Dizziness is a symptom of many conditions. It can cause feelings of light-headedness, weakness and unsteadiness. Some people may feel as if the room is spinning. MayoClinic.com explains that dizziness is one of the most common reasons for visits to the doctor, though it is rarely the sign of a life-threatening condition. Treatment depends on the cause and the severity of the cause.
Inner Ear Problems
The inner ear is responsible for balance and is made up of nerves and structures known as the vestibular system, as MayoClinic.com explains. This system senses movement and changes in head position; problems with this system is known as vertigo. This particular problem causes dizziness from quick movement in the head such as when sitting up too quickly or moving around too fast. In severe cases, nausea and vomiting may also accompany it.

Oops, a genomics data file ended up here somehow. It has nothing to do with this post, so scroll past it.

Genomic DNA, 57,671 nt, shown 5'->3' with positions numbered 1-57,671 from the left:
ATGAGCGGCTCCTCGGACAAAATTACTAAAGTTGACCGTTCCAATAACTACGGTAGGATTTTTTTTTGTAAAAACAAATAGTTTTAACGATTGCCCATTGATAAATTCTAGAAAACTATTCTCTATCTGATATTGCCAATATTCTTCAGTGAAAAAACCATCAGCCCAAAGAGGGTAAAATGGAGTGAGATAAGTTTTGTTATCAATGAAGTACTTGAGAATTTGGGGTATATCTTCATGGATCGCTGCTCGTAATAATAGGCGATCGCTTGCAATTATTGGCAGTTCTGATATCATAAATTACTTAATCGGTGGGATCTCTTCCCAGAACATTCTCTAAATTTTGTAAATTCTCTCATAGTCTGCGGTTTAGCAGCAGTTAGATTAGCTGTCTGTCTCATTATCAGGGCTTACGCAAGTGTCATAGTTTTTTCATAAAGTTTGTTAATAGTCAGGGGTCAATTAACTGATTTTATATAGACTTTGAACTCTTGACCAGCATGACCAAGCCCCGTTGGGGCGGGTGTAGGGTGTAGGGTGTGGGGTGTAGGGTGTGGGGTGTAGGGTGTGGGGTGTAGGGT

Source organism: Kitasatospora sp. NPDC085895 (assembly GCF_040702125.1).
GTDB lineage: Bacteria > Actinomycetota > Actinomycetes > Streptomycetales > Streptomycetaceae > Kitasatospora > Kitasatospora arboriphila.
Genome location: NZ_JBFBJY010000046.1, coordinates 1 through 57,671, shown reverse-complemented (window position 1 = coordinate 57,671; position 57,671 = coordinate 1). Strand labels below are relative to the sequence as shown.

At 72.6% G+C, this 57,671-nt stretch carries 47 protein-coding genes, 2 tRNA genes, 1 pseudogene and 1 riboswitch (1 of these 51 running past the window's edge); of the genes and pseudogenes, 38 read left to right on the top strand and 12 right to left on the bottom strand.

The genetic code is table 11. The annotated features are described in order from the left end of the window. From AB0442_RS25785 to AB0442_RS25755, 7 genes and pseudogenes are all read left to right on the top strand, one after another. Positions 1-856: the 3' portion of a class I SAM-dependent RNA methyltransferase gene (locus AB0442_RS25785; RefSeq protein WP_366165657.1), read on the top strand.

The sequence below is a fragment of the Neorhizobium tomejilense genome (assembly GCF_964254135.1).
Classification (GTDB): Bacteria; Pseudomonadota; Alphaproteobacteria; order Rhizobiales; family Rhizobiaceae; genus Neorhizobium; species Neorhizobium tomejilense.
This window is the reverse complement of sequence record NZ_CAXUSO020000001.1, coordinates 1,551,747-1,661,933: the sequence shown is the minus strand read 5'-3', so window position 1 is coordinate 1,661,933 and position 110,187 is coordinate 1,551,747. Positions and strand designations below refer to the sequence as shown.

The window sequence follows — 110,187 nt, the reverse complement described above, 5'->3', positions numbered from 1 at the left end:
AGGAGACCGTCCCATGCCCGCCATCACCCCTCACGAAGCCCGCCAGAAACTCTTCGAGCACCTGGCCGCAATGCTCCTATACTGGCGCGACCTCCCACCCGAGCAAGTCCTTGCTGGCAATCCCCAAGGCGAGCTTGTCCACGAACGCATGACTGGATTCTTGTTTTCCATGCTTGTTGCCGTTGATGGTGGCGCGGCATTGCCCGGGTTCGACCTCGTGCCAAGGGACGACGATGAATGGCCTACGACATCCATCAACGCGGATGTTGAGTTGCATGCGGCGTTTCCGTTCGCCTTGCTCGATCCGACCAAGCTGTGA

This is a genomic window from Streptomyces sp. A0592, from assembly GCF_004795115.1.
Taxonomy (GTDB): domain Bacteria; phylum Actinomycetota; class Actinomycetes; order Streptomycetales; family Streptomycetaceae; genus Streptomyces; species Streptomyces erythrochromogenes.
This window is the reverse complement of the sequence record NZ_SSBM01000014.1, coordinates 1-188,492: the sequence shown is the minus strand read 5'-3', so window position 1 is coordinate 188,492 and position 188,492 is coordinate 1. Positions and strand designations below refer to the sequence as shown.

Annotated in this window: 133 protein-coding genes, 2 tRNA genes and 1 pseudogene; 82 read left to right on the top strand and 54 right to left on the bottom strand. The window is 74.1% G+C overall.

Presnycope is the medical term doctors use when a patient feels faint or light-headed without losing consciousness. Additional symptoms of presnycope include nausea and clammy skin. One of the causes of this condition is a sudden drop in systolic blood pressure, or the top number in a blood pressure reading. This not only results in dizziness, but also feelings of faintness. MayoClinic.com states that this usually happens when a person stands up too quickly.
Medications and Chemicals
Healthcommunities.com, a physician-driven website, says that certain medications cause a sudden drop in blood pressure. These medications include anti-seizure medications, tranquilizers and sedatives. Certain chemicals such as lead and mercury are responsible as well. As Healthcommunities explains, all of these things can result in ear poisoning, which causes damage to the inner ear. Long-term use of antibiotics cause permanent damage, while diuretics, aspirin and over-the-counter cold medications are responsible for short-term damage.
In rare cases, dizziness indicates a more serious condition such as multiple sclerosis, stroke or a brain hemorrhage. If this is the case, additional symptoms will follow and include double vision, weakness or numbness in the face, severe problems with balance and slurred speech. The University of Maryland Medical Center adds that a heart attack may contribute to this as well.